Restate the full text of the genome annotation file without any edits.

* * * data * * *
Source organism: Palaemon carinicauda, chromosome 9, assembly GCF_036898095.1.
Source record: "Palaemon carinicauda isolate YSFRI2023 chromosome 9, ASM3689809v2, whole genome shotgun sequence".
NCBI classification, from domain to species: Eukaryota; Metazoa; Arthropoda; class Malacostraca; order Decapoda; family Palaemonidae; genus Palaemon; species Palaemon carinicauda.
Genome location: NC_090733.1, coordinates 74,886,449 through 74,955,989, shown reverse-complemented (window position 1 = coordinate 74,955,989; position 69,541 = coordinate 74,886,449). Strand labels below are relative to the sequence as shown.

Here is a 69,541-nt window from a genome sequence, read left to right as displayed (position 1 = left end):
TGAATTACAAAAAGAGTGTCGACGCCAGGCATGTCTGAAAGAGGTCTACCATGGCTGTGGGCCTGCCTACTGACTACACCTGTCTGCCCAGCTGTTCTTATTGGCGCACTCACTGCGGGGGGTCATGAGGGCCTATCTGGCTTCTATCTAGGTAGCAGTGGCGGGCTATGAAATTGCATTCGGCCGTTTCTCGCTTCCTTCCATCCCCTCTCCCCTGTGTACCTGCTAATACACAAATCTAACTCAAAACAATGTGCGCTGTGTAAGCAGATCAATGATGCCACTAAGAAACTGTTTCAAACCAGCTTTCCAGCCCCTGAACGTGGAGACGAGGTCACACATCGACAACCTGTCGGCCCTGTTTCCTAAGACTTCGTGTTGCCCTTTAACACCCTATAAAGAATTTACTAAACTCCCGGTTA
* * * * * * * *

Source organism: Palaemon carinicauda, chromosome 9, assembly GCF_036898095.1.
Source record: "Palaemon carinicauda isolate YSFRI2023 chromosome 9, ASM3689809v2, whole genome shotgun sequence".
NCBI classification, from domain to species: Eukaryota; Metazoa; Arthropoda; class Malacostraca; order Decapoda; family Palaemonidae; genus Palaemon; species Palaemon carinicauda.
Genome location: NC_090733.1, coordinates 74,886,449 through 74,955,989, shown reverse-complemented (window position 1 = coordinate 74,955,989; position 69,541 = coordinate 74,886,449). Strand labels below are relative to the sequence as shown.

Here is a 69,541-nt window from a genome sequence, read left to right as displayed (position 1 = left end):
TGAATTACAAAAAGAGTGTCGACGCCAGGCATGTCTGAAAGAGGTCTACCATGGCTGTGGGCCTGCCTACTGACTACACCTGTCTGCCCAGCTGTTCTTATTGGCGCACTCACTGCGGGGGGTCATGAGGGCCTATCTGGCTTCTATCTAGGTAGCAGTGGCGGGCTATGAAATTGCATTCGGCCGTTTCTCGCTTCCTTCCATCCCCTCTCCCCTGTGTACCTGCTAATACACAAATCTAACTCAAAACAATGTGCGCTGTGTAAGCAGATCAATGATGCCACTAAGAAACTGTTTCAAACCAGCTTTCCAGCCCCTGAACGTGGAGACGAGGTCACACATCGACAACCTGTCGGCCCTGTTTCCTAAGACTTCGTGTTGCCCTTTAACACCCTATAAAGAATTTACTAAACTCCCGGTTA